The sand, or if there sprung the yellow grain,
'T was not for them, their necks were too much bow'd,
And their dead palates chew'd the cud of pain:-
Yes! the few spirits-who, despite of deeds
Which they abhor, confound not with the cause
Those momentary starts from nature's laws,
Which, like the pestilence and earthquake, smite
But for a term, then pass, and leave the earth
With all her seasons to repair the blight
With a few summers, and again put forth
Cities and generations-fair, when free-
For, tyranny, there blooms no bud for thee!


Glory and empire! once upon these towers
With freedom-god-like triad! how ye sate!
The league of mightiest nations, in those hours
When Venice was an envy, might abate,
But did not quench, her spirit-in her fate
All were enwrapp'd: the feasted monarchs knew

And loved their hostess, nor could learn to hate,
Although they humbled-with the kingly few
The many felt, for from all days and climes
She was the voyager's worship;-even her crimes

Were of the softer order-born of love,
She drank no blood, nor fatten'd on the dead,
But gladden'd where her harmless conquests spread;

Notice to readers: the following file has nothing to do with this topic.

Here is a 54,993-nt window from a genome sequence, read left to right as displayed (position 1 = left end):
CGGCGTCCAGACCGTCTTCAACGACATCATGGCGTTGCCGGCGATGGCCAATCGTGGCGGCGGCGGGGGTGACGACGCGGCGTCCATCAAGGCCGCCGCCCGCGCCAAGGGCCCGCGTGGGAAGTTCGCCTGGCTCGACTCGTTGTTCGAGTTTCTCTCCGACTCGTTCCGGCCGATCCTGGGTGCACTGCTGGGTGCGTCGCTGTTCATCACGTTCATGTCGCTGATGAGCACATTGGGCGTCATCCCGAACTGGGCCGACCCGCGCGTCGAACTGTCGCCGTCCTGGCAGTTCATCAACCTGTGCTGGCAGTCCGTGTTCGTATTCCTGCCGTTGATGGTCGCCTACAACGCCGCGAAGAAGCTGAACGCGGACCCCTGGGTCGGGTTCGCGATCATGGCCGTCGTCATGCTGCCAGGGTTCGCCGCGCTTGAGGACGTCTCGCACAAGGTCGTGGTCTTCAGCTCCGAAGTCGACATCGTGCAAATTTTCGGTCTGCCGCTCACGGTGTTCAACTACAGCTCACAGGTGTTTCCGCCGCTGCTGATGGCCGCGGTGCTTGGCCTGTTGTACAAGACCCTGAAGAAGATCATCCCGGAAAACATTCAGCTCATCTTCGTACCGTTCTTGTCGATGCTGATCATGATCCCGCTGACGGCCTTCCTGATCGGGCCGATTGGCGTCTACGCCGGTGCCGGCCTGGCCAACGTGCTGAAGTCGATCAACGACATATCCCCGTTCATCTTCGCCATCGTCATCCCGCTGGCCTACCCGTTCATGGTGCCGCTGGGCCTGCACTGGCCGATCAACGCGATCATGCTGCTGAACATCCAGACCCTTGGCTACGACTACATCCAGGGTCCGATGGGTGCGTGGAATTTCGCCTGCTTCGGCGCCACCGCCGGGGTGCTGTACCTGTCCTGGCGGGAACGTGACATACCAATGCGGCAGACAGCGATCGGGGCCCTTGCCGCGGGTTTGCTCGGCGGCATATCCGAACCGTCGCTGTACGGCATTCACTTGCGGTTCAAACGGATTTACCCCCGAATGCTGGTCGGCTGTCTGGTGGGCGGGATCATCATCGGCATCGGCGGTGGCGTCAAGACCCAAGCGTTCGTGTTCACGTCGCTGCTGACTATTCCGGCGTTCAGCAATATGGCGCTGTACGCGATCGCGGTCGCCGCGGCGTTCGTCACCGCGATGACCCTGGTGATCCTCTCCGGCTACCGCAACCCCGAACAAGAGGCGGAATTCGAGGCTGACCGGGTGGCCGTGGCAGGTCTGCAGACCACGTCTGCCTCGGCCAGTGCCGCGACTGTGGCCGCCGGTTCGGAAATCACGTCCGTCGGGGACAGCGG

For these restored the cross, that from above
Hallow'd her sheltering banners, which incessant
Flew between earth and the unholy crescent,
Which, if it waned and dwindled, earth may thank
The city it has clothed in chains, which clank
Now, creaking in the ears of those who owe
The name of freedom to her glorious struggles;
Yet she but shares with them a common woe,
And call'd the « kingdom» of a conquering foe,-
But knows what all-and, most of all, we know—
With what set gilded terms a tyrant juggles!


The name of commonwealth is past and gone
O'er the three fractions of the groaning globe;
Venice is crush'd, and Holland deigns to own
A sceptre, and endures the purple robe;
If the free Switzer yet bestrides alone
His chainless mountains, 't is but for a time,
For tyranny of late is cunning grown,
And in its own good season tramples down
The sparkles of our ashes. One great clime,
Whose vigorous offspring by dividing ocean
Are kept apart and nursed in the devotion
Of freedom, which their fathers fought for, and
Bequeath'd-a heritage of heart and hand,
And proud distinction from each other land,
Whose sons must bow them at a monarch's motion,
As if his senseless sceptre were a wand
Full of the magic of exploded science-
Still one great clime, in full and free defiance,
Yet rears her crest, unconquer'd and sublime,
Above the far Atlantic!-She has taught
Her Esau-brethren that the haughty flag,
The floating fence of Albion's feebler crag,
May strike to those whose red right hands have bought
Rights cheaply earn'd with blood. Still, still, for ever
Better, though each man's life-blood were a river,
That it should flow, and overflow, than creep